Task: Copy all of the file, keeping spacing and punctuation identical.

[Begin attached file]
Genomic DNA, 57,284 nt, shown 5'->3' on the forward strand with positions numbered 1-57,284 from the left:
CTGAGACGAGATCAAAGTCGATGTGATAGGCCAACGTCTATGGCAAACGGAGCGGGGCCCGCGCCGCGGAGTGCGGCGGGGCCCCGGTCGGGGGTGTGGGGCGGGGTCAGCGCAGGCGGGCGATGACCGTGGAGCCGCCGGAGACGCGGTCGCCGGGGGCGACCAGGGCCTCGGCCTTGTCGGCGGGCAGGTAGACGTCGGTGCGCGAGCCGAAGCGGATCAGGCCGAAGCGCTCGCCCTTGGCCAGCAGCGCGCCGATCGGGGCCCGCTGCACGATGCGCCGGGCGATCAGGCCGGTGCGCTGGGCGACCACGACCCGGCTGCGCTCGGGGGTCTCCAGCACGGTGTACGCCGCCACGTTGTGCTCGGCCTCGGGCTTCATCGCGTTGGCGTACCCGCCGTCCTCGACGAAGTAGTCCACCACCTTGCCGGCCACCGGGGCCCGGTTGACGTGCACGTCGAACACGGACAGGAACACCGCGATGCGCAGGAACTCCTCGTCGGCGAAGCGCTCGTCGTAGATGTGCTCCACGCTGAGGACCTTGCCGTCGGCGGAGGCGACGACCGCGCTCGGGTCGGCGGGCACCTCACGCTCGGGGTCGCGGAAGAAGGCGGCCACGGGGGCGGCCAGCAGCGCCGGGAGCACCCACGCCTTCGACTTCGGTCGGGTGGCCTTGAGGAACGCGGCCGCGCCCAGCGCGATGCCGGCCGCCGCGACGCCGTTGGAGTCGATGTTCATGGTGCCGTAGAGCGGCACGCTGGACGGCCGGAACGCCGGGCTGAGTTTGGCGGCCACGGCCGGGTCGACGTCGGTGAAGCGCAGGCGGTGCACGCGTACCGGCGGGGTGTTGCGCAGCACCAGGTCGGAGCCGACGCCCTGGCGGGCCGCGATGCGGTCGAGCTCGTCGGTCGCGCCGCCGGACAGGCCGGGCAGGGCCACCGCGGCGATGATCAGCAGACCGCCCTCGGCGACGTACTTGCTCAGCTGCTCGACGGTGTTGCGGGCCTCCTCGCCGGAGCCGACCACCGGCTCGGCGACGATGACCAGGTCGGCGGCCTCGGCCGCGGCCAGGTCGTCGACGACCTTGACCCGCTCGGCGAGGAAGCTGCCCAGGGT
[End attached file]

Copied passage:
Genomic DNA, 57,284 nt, shown 5'->3' on the forward strand with positions numbered 1-57,284 from the left:
CTGAGACGAGATCAAAGTCGATGTGATAGGCCAACGTCTATGGCAAACGGAGCGGGGCCCGCGCCGCGGAGTGCGGCGGGGCCCCGGTCGGGGGTGTGGGGCGGGGTCAGCGCAGGCGGGCGATGACCGTGGAGCCGCCGGAGACGCGGTCGCCGGGGGCGACCAGGGCCTCGGCCTTGTCGGCGGGCAGGTAGACGTCGGTGCGCGAGCCGAAGCGGATCAGGCCGAAGCGCTCGCCCTTGGCCAGCAGCGCGCCGATCGGGGCCCGCTGCACGATGCGCCGGGCGATCAGGCCGGTGCGCTGGGCGACCACGACCCGGCTGCGCTCGGGGGTCTCCAGCACGGTGTACGCCGCCACGTTGTGCTCGGCCTCGGGCTTCATCGCGTTGGCGTACCCGCCGTCCTCGACGAAGTAGTCCACCACCTTGCCGGCCACCGGGGCCCGGTTGACGTGCACGTCGAACACGGACAGGAACACCGCGATGCGCAGGAACTCCTCGTCGGCGAAGCGCTCGTCGTAGATGTGCTCCACGCTGAGGACCTTGCCGTCGGCGGAGGCGACGACCGCGCTCGGGTCGGCGGGCACCTCACGCTCGGGGTCGCGGAAGAAGGCGGCCACGGGGGCGGCCAGCAGCGCCGGGAGCACCCACGCCTTCGACTTCGGTCGGGTGGCCTTGAGGAACGCGGCCGCGCCCAGCGCGATGCCGGCCGCCGCGACGCCGTTGGAGTCGATGTTCATGGTGCCGTAGAGCGGCACGCTGGACGGCCGGAACGCCGGGCTGAGTTTGGCGGCCACGGCCGGGTCGACGTCGGTGAAGCGCAGGCGGTGCACGCGTACCGGCGGGGTGTTGCGCAGCACCAGGTCGGAGCCGACGCCCTGGCGGGCCGCGATGCGGTCGAGCTCGTCGGTCGCGCCGCCGGACAGGCCGGGCAGGGCCACCGCGGCGATGATCAGCAGACCGCCCTCGGCGACGTACTTGCTCAGCTGCTCGACGGTGTTGCGGGCCTCCTCGCCGGAGCCGACCACCGGCTCGGCGACGATGACCAGGTCGGCGGCCTCGGCCGCGGCCAGGTCGTCGACGACCTTGACCCGCTCGGCGAGGAAGCTGCCCAGGGT